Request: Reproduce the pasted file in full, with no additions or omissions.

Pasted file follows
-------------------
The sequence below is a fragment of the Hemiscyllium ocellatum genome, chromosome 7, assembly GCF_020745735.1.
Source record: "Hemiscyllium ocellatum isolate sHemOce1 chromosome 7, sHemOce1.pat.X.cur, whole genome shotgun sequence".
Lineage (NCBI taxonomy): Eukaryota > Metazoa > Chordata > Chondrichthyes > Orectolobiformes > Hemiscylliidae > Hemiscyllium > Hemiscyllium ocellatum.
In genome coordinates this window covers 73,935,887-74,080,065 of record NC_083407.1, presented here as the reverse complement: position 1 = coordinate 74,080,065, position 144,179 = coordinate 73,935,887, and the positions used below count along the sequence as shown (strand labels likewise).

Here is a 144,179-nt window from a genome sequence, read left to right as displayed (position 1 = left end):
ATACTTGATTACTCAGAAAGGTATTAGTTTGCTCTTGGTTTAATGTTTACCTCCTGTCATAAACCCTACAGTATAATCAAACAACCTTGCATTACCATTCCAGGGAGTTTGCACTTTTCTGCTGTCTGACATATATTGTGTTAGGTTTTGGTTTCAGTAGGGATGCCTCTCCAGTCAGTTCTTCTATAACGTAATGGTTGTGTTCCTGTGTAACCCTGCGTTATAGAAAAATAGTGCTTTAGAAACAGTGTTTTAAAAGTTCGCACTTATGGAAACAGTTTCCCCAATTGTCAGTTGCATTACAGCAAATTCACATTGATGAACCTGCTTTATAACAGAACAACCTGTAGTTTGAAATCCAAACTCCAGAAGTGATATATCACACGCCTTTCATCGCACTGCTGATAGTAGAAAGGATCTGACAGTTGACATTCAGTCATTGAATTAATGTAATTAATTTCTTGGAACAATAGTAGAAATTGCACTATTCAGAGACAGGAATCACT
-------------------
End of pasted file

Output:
The sequence below is a fragment of the Hemiscyllium ocellatum genome, chromosome 7, assembly GCF_020745735.1.
Source record: "Hemiscyllium ocellatum isolate sHemOce1 chromosome 7, sHemOce1.pat.X.cur, whole genome shotgun sequence".
Lineage (NCBI taxonomy): Eukaryota > Metazoa > Chordata > Chondrichthyes > Orectolobiformes > Hemiscylliidae > Hemiscyllium > Hemiscyllium ocellatum.
In genome coordinates this window covers 73,935,887-74,080,065 of record NC_083407.1, presented here as the reverse complement: position 1 = coordinate 74,080,065, position 144,179 = coordinate 73,935,887, and the positions used below count along the sequence as shown (strand labels likewise).

Here is a 144,179-nt window from a genome sequence, read left to right as displayed (position 1 = left end):
ATACTTGATTACTCAGAAAGGTATTAGTTTGCTCTTGGTTTAATGTTTACCTCCTGTCATAAACCCTACAGTATAATCAAACAACCTTGCATTACCATTCCAGGGAGTTTGCACTTTTCTGCTGTCTGACATATATTGTGTTAGGTTTTGGTTTCAGTAGGGATGCCTCTCCAGTCAGTTCTTCTATAACGTAATGGTTGTGTTCCTGTGTAACCCTGCGTTATAGAAAAATAGTGCTTTAGAAACAGTGTTTTAAAAGTTCGCACTTATGGAAACAGTTTCCCCAATTGTCAGTTGCATTACAGCAAATTCACATTGATGAACCTGCTTTATAACAGAACAACCTGTAGTTTGAAATCCAAACTCCAGAAGTGATATATCACACGCCTTTCATCGCACTGCTGATAGTAGAAAGGATCTGACAGTTGACATTCAGTCATTGAATTAATGTAATTAATTTCTTGGAACAATAGTAGAAATTGCACTATTCAGAGACAGGAATCACT